American Apparel rises from the dead with online shop and Vancouver-shot lookbook

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      American Apparel is back from the dead—or bankruptcy, at least—with a soon-to-launch digital store and Vancouver-shot lookbook to prove it.

      The Los Angeles–based retailer, which was once a destination for hipster staples and “Made in the U.S.A.” basics like crewneck Ts, bodysuits, and high-waist denim, will re-enter the Canadian market via an online store on November 1 following a successful relaunch in the U.S. last year.

      Now owned by Gildan Activewear—ironically, a Montreal-based business—the reincarnated American Apparel offers many of the same men’s, women’s, kid’s, and unisex threads it did before filing for bankruptcy in 2015 and 2016. These include the company’s zip-up hoodies, ’80s-inspired disco pants, knit legwear, and raglan Ts—each of which comes in a rainbow of bright hues that longtime customers should be familiar with. Prices range from $18 for crop tanks to $99 and up for jackets.

      In addition, the brand has a new marketing approach, pivoting from the sleazy—and, oftentimes, straight-up inappropriate—imagery that previously shrouded it in controversy to materials that champion diversity, “natural beauty”, and body positivity. Its fall/winter 2018 lookbook, which was shot in Yaletown and Gastown and on Vancouver Island, features unretouched models that were cast from an open call on social media and represent a range—albeit a small one—of ethnicities and body types.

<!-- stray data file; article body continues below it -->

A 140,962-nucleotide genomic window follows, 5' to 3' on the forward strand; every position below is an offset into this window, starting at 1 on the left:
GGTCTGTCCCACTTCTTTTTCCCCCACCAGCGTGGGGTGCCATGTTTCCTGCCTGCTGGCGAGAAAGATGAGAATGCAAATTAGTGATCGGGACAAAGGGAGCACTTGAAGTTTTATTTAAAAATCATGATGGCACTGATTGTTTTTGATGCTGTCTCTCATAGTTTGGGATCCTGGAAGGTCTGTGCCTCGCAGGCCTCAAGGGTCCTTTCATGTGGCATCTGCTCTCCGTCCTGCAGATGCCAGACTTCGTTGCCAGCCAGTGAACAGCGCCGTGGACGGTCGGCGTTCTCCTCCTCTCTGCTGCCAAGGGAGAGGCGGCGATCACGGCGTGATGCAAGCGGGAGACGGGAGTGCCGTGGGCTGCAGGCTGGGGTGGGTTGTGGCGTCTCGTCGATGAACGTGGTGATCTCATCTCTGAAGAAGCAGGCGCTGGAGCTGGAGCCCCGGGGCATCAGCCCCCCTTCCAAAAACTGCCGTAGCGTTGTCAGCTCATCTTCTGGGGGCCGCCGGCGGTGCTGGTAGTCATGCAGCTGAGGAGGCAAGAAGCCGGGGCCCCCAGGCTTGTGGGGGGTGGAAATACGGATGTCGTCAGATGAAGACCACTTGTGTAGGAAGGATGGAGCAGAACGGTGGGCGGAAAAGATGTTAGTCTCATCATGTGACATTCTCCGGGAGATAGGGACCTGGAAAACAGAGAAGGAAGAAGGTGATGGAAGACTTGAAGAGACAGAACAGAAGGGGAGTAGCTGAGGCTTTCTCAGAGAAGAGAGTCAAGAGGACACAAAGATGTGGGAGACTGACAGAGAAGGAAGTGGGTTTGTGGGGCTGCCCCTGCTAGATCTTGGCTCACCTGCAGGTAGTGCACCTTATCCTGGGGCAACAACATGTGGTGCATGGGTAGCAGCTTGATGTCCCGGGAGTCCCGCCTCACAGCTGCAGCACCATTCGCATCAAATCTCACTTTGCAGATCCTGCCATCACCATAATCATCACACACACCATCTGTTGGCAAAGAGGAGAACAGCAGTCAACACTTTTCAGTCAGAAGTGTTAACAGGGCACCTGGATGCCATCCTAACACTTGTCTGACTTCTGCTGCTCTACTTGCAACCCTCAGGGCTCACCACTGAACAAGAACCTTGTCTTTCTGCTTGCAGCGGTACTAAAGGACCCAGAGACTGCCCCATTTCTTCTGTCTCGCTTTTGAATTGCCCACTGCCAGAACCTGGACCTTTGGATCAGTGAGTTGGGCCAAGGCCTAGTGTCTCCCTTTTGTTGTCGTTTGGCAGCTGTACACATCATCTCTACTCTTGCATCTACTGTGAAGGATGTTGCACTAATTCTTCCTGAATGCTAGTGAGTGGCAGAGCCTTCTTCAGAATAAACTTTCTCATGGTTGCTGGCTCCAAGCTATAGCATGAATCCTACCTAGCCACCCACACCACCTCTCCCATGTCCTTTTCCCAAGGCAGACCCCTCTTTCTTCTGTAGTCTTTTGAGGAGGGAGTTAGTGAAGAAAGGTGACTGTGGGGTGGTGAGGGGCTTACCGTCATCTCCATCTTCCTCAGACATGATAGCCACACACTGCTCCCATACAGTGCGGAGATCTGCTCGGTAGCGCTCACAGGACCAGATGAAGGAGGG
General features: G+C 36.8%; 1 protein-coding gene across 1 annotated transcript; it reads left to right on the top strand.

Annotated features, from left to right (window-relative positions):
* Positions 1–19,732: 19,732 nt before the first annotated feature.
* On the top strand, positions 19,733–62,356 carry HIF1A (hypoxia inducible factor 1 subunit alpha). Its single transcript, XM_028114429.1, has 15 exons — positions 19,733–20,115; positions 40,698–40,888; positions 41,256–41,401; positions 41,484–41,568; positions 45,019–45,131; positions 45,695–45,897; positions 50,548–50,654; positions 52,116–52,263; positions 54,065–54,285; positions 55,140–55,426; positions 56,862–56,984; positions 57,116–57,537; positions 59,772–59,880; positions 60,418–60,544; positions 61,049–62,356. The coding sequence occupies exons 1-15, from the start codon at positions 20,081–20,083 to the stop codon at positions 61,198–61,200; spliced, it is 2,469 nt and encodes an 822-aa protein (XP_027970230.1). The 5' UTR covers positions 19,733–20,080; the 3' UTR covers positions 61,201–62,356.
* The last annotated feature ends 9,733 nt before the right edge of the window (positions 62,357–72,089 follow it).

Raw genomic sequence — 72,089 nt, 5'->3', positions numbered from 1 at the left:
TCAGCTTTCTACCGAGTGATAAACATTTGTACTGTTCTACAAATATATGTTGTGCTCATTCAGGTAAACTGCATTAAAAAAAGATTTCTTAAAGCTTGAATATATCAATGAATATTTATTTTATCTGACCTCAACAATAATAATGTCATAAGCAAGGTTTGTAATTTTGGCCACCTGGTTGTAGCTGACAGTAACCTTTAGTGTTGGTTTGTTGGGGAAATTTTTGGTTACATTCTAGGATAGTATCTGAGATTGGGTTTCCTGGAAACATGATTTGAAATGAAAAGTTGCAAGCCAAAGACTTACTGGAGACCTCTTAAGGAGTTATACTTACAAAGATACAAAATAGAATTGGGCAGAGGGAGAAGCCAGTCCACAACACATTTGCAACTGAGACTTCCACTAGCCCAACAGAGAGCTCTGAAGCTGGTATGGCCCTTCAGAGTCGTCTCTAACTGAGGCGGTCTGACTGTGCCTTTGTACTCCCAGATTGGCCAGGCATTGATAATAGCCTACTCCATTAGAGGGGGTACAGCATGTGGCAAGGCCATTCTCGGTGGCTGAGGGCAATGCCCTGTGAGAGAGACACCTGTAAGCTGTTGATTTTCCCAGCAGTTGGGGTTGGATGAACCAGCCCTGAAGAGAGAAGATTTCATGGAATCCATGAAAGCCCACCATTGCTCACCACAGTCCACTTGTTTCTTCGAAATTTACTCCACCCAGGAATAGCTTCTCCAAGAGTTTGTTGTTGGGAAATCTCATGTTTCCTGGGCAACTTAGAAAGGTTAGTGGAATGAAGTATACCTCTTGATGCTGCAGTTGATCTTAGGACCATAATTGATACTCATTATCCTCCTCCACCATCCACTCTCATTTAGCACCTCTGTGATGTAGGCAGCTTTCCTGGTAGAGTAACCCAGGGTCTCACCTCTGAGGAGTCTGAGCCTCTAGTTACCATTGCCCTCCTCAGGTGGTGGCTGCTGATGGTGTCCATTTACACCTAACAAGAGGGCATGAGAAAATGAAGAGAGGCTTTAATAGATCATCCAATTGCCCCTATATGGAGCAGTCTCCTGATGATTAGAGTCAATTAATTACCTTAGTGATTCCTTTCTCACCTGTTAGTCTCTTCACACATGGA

American Apparel

      “This campaign is our authentic brand DNA represented by some powerful, inspired imagery,” Sabina Weber, director of marketing at American Apparel, said in a media release, “and we were so thrilled to make real Canadians a part of our latest chapter.”

      That’s not to say that American Apparel has abandoned sex appeal altogether: some of the promotional pics on the global website are still pretty provocative, but they’re far from softcore-porn-masquerading-as-a-sock-ad bad. The company is also continuing its commitment to making ethical, “sweatshop-free” garments, though it’s expanded its production beyond the U.S. to include facilities in Honduras, the Dominican Republic, and Bangladesh.

      According to the American Apparel website, workers at these centres receive subsidized meals and access to 24-hour clinics, among other benefits, and “earn significantly more than the legally-mandated minimum industry wages in all countries where we operate.”

      American Apparel was founded by Montreal businessman Dov Charney in 1989, and at its peak, operated more than 250 stores around the world. The company filed for bankruptcy in 2015, and again in 2016, following a string of scandals and sexual-harassment lawsuits involving Charney. All its brick-and-mortar stores were subsequently closed. Gildan purchased the brand and its intellectual-property rights for USD$88 million in January 2017, though the deal did not include American Apparel's retail locations, manufacturing and distribution centres, and e-commerce site.

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